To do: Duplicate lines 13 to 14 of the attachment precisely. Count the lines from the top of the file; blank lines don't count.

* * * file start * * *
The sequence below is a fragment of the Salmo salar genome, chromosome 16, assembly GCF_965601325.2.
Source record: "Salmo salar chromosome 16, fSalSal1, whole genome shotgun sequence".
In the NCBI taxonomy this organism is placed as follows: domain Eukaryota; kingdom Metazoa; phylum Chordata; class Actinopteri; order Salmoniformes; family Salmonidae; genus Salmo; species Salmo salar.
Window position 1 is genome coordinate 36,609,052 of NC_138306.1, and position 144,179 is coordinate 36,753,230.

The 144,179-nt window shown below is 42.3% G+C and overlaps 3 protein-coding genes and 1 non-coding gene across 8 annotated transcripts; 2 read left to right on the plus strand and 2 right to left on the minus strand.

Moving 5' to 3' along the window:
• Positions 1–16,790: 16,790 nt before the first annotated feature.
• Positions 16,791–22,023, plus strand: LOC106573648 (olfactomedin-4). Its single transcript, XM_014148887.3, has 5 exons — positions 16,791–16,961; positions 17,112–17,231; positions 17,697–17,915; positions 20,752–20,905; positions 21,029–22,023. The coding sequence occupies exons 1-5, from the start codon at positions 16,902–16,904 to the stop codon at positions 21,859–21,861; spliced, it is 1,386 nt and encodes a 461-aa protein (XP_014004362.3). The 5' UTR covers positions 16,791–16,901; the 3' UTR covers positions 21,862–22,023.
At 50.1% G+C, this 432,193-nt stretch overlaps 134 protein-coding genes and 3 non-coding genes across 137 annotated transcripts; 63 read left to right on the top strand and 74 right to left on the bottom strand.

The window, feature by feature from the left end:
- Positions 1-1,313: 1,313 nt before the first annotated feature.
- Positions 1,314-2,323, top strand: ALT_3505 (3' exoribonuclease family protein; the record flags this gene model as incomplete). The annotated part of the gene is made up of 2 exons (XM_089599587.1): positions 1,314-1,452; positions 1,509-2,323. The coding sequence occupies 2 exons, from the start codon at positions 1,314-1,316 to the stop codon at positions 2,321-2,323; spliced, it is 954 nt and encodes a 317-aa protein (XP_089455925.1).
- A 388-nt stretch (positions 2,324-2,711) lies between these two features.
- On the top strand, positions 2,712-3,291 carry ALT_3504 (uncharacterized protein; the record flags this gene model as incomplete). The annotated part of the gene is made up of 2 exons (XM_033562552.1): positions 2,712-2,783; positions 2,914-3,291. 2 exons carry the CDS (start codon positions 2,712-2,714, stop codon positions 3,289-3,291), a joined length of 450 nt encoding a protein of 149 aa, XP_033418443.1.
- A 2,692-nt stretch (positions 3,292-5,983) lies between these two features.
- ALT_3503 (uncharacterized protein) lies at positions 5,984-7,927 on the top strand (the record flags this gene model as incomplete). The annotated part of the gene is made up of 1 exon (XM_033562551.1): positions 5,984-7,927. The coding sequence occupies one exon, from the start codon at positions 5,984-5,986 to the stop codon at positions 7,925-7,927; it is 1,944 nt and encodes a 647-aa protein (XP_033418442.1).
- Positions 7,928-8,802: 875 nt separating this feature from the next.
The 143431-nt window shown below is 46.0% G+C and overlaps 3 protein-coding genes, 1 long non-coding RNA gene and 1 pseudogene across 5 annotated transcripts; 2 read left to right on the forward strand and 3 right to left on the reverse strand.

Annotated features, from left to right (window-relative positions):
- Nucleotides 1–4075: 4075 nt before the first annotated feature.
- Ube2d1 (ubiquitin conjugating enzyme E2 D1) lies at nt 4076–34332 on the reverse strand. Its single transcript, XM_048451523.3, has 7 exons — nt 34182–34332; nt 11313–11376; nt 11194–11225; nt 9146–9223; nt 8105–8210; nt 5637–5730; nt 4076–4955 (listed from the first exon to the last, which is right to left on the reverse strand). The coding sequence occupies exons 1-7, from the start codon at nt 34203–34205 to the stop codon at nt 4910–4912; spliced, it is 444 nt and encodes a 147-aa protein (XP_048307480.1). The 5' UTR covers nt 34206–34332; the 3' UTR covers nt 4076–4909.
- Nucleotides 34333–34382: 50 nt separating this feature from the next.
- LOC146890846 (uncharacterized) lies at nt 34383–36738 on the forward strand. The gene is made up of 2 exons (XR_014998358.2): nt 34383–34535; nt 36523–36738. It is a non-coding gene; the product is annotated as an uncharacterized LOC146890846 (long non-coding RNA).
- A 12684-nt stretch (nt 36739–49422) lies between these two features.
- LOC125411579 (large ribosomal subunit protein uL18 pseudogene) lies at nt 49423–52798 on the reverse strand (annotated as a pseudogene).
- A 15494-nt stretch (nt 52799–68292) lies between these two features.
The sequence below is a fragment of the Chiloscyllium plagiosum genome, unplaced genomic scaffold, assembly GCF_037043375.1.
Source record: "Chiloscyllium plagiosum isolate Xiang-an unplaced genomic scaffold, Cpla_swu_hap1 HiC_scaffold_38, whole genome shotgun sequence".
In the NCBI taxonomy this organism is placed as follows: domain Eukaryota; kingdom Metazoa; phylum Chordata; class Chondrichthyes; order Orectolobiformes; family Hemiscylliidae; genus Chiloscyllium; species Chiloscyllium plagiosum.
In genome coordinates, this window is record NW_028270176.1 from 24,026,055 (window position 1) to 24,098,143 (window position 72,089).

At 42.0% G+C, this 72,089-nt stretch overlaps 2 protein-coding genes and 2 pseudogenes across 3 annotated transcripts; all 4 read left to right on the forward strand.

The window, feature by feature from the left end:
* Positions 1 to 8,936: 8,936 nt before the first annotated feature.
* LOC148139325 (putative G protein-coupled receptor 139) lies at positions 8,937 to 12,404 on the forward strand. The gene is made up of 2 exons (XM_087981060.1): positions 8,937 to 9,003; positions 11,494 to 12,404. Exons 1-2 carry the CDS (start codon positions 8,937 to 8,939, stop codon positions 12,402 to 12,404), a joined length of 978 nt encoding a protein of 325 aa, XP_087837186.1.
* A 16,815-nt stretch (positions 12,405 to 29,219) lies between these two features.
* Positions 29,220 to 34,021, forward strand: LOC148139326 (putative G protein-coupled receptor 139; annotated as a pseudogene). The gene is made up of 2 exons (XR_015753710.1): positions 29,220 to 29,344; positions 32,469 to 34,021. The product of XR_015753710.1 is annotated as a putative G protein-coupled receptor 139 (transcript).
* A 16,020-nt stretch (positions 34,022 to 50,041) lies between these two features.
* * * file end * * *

- A 388-nt stretch (positions 2,324-2,711) lies between these two features.
- On the top strand, positions 2,712-3,291 carry ALT_3504 (uncharacterized protein; the record flags this gene model as incomplete). The annotated part of the gene is made up of 2 exons (XM_033562552.1): positions 2,712-2,783; positions 2,914-3,291. 2 exons carry the CDS (start codon positions 2,712-2,714, stop codon positions 3,289-3,291), a joined length of 450 nt encoding a protein of 149 aa, XP_033418443.1.